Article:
This post originally appeared on the Higher Logic blog, where I’m posting an ongoing series related to Millennials and online community. And don’t forget that Higher Logic clients can have access to our Essentials of Online Community Management program at a special discount. Contact me for details!
Today’s “new normal” involves continuous change, which is something the Millennial generation has simply come to expect. But those of us who are older and running things inside associations (including our online communities) have always tried to build things that last. We like consistency. We like things to stay the same. This is a challenge.
We need our online communities to morph and shift with the changing landscape. For example, how is your community adapting to the following trends I see developing in the association space?
The Changing Face of Leadership
It’s not about being at the top of the hierarchy anymore—it’s about taking action to shape the future of the organization, even if you don’t have formal authority. Does your community empower people at all levels to take action? Are you changing the way you do your leadership development and integrating the community into that process?
Think about the way any great organization or company garners support from all sides, and takes everyone’s opinions into account. From growing tech giants like HubSpot to humble grocery chains like Trader Joe’s, it’s places like these that constantly ask for feedback and ideas through online communities and engagement channels.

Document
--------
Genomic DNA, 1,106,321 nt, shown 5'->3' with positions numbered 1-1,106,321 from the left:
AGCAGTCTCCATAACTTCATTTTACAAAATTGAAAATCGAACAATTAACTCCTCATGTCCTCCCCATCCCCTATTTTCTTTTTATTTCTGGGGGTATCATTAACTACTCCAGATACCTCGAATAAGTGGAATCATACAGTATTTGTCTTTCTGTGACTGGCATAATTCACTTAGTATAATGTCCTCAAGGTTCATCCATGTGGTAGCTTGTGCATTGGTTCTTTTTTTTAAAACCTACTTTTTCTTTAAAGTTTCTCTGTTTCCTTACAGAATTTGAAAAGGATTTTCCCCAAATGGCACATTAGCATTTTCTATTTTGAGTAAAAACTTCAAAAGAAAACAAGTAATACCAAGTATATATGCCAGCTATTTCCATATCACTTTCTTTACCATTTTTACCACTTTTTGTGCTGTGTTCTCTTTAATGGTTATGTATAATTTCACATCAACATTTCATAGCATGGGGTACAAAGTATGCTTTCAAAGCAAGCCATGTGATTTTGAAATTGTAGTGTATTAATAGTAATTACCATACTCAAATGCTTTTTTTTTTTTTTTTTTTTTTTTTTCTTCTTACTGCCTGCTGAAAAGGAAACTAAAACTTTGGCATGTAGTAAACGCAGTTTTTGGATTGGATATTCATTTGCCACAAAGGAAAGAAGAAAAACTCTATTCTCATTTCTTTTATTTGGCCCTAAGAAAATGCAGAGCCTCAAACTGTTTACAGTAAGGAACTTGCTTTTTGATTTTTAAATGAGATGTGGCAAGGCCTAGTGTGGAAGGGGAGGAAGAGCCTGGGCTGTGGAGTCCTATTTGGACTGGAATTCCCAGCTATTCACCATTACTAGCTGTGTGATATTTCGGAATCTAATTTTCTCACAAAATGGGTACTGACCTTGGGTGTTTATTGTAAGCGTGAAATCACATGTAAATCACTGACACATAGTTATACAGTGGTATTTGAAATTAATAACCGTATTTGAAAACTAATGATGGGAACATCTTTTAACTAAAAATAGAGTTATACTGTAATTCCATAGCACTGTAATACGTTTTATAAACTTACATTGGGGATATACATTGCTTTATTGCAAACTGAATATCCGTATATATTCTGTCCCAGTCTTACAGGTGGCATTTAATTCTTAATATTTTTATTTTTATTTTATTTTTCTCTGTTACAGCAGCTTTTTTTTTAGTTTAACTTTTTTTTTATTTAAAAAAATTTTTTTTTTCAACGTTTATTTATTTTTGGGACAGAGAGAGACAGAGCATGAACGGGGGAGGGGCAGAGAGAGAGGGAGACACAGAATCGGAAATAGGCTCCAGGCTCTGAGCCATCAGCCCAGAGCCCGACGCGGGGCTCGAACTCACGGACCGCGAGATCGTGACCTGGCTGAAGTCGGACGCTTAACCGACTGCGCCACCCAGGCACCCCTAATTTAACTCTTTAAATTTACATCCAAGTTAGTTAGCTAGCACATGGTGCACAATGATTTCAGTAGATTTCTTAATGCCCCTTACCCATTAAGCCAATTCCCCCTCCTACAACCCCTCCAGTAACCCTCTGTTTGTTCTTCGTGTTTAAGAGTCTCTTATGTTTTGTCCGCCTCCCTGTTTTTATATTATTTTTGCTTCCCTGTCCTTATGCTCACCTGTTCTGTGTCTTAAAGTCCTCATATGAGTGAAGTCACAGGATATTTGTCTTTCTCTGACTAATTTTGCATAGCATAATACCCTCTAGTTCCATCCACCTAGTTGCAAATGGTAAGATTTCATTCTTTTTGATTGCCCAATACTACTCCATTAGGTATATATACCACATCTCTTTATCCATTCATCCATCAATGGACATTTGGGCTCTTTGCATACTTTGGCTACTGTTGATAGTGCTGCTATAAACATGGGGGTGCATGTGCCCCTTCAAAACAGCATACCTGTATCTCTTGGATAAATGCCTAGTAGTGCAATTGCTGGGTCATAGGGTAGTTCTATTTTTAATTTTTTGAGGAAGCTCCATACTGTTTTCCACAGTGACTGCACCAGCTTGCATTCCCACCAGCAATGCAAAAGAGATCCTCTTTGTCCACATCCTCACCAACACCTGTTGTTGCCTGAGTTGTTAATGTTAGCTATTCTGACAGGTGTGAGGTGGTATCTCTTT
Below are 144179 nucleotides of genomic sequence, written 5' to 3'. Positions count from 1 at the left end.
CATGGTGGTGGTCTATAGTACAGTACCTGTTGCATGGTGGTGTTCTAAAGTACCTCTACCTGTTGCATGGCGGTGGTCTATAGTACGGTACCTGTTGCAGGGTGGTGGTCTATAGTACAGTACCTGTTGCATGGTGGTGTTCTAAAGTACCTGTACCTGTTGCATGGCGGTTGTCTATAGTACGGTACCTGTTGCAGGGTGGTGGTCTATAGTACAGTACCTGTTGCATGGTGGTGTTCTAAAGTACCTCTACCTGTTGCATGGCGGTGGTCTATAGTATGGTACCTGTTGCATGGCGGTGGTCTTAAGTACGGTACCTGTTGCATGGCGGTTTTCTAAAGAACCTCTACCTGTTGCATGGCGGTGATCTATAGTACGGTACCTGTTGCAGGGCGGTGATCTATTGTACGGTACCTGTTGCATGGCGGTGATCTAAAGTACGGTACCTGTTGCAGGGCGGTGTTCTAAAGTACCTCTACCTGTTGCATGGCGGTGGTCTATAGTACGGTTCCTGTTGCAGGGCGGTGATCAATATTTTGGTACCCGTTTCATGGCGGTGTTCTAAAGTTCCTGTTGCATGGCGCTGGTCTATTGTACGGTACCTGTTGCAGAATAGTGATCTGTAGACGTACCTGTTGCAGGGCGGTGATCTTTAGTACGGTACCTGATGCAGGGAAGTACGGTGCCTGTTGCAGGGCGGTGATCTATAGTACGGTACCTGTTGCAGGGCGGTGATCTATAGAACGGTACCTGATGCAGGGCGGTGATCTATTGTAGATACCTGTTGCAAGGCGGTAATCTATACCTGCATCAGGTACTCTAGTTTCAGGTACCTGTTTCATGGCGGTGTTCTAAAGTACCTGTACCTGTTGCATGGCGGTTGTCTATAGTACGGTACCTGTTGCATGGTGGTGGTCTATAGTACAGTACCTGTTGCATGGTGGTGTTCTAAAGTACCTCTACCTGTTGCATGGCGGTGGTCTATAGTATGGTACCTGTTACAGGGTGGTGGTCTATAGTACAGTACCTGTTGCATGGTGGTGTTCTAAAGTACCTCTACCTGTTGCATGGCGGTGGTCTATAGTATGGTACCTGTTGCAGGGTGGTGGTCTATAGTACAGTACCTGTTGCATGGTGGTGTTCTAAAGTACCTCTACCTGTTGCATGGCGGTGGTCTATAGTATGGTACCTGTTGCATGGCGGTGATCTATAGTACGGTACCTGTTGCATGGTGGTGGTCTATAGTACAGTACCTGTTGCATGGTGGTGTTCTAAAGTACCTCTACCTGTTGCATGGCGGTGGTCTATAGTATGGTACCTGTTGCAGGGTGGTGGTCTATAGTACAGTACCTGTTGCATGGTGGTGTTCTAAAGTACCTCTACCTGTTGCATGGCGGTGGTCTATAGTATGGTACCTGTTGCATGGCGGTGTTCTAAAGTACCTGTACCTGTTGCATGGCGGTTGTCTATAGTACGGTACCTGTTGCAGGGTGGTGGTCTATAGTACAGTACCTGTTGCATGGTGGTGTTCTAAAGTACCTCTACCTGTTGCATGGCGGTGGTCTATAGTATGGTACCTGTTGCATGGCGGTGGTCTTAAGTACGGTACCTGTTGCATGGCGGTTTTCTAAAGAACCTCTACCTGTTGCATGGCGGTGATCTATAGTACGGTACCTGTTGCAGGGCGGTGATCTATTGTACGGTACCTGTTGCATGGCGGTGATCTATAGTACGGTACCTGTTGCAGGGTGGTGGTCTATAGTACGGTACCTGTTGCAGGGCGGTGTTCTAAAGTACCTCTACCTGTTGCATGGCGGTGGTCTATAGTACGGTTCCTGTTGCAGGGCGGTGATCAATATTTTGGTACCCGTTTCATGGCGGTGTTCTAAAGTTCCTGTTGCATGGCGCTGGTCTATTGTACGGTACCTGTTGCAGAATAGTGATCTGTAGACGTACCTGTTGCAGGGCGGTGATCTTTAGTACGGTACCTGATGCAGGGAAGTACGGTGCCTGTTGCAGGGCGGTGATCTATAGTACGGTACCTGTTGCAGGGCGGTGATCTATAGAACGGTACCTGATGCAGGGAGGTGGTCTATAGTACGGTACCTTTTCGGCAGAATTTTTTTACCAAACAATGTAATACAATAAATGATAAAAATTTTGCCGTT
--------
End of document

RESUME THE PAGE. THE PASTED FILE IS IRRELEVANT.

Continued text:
The Changing Volunteer Model
The days of traveling along the volunteer “ladder” for a period of 15 years in order to get to the Board are disappearing. Today’s volunteers are looking for quicker access and not necessarily a long-term commitment. Can you use your community to give them access to these new kinds of “ad hoc” volunteering opportunities (micro-volunteering)? ASAE, for example, started a “Volunteer Town Hall” in their community where members and staff could post all kinds of large or small volunteer activities.
The Changing Relationship Between Online and Face-to-Face
Too many associations still use online interactions primarily to broadcast communications about the in-person events. How can you make them more seamless (which is what Millennials are expecting)? How are conversations that happen in your community being extended and enhanced at your in-person events? The Nonprofit Technology Network (NTEN.org) creates a new community for each of its conferences, and ensures all registrants and speakers are opted into it long before the date of the event, so everyone can introduce themselves and start planning meet-ups.
The Changing Membership Business Model
The Internet elevated the status of an important word: free. It also gave us a new, related word: Freemium. People expect to get value out of a relationship BEFORE they join and pay membership dues—how are you leveraging your community to provide value to prospects?
Two associations way ahead of the open community curve is the Society of Corporate Compliance and Ethics (SCCE) and the Health Care Compliance Association (HCCA). Both organizations offer open communities and social media platforms for anyone interested in learning more about the industry or checking out resources. With over 13,000 community members combined, there’s no need to be an association member to reap the benefits.
Engaging members and developing leaders—particularly at the local level—is starting to look a lot different than it used to. Associations that stay ahead of these curves and start leveraging their online communities in new and different ways are going to see some powerful results.
This post is part of a series about Millennials and Online Community. How are you changing your community strategy along these trend lines? Share this post and let us know.